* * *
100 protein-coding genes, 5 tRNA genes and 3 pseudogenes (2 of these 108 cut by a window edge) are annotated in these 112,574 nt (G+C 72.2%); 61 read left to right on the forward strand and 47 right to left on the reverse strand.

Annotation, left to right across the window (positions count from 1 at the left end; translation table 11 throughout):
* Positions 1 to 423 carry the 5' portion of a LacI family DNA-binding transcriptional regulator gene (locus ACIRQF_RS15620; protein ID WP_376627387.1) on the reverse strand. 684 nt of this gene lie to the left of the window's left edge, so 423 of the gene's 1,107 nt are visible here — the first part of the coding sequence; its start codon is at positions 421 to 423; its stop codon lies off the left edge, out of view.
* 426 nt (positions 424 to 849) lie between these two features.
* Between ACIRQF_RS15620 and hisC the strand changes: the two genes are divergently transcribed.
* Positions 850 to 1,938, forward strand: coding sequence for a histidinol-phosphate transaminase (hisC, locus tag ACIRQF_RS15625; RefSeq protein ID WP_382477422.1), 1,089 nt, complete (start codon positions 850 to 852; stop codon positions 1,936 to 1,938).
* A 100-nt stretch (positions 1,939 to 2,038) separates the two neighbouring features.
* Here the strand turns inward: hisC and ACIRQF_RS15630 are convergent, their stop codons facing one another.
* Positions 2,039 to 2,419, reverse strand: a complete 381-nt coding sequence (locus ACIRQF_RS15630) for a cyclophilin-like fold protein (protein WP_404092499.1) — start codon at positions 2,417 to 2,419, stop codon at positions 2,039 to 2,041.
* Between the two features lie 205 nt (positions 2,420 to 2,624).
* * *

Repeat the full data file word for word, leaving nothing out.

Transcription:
100 protein-coding genes, 5 tRNA genes and 3 pseudogenes (2 of these 108 cut by a window edge) are annotated in these 112,574 nt (G+C 72.2%); 61 read left to right on the forward strand and 47 right to left on the reverse strand.

Annotation, left to right across the window (positions count from 1 at the left end; translation table 11 throughout):
* Positions 1 to 423 carry the 5' portion of a LacI family DNA-binding transcriptional regulator gene (locus ACIRQF_RS15620; protein ID WP_376627387.1) on the reverse strand. 684 nt of this gene lie to the left of the window's left edge, so 423 of the gene's 1,107 nt are visible here — the first part of the coding sequence; its start codon is at positions 421 to 423; its stop codon lies off the left edge, out of view.
* 426 nt (positions 424 to 849) lie between these two features.
* Between ACIRQF_RS15620 and hisC the strand changes: the two genes are divergently transcribed.
* Positions 850 to 1,938, forward strand: coding sequence for a histidinol-phosphate transaminase (hisC, locus tag ACIRQF_RS15625; RefSeq protein ID WP_382477422.1), 1,089 nt, complete (start codon positions 850 to 852; stop codon positions 1,936 to 1,938).
* A 100-nt stretch (positions 1,939 to 2,038) separates the two neighbouring features.
* Here the strand turns inward: hisC and ACIRQF_RS15630 are convergent, their stop codons facing one another.
* Positions 2,039 to 2,419, reverse strand: a complete 381-nt coding sequence (locus ACIRQF_RS15630) for a cyclophilin-like fold protein (protein WP_404092499.1) — start codon at positions 2,417 to 2,419, stop codon at positions 2,039 to 2,041.
* Between the two features lie 205 nt (positions 2,420 to 2,624).